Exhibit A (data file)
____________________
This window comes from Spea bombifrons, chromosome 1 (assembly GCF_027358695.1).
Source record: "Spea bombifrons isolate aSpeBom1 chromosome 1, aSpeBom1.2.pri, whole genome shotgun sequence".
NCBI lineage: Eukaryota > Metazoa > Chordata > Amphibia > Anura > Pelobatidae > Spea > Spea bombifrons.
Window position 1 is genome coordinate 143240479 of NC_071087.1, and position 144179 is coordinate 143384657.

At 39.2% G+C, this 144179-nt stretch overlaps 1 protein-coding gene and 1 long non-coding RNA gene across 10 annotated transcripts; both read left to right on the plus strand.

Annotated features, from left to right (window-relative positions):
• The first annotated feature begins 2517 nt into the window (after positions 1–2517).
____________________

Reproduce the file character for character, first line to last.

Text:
This window comes from Spea bombifrons, chromosome 1 (assembly GCF_027358695.1).
Source record: "Spea bombifrons isolate aSpeBom1 chromosome 1, aSpeBom1.2.pri, whole genome shotgun sequence".
NCBI lineage: Eukaryota > Metazoa > Chordata > Amphibia > Anura > Pelobatidae > Spea > Spea bombifrons.
Window position 1 is genome coordinate 143240479 of NC_071087.1, and position 144179 is coordinate 143384657.

At 39.2% G+C, this 144179-nt stretch overlaps 1 protein-coding gene and 1 long non-coding RNA gene across 10 annotated transcripts; both read left to right on the plus strand.

Annotated features, from left to right (window-relative positions):
• The first annotated feature begins 2517 nt into the window (after positions 1–2517).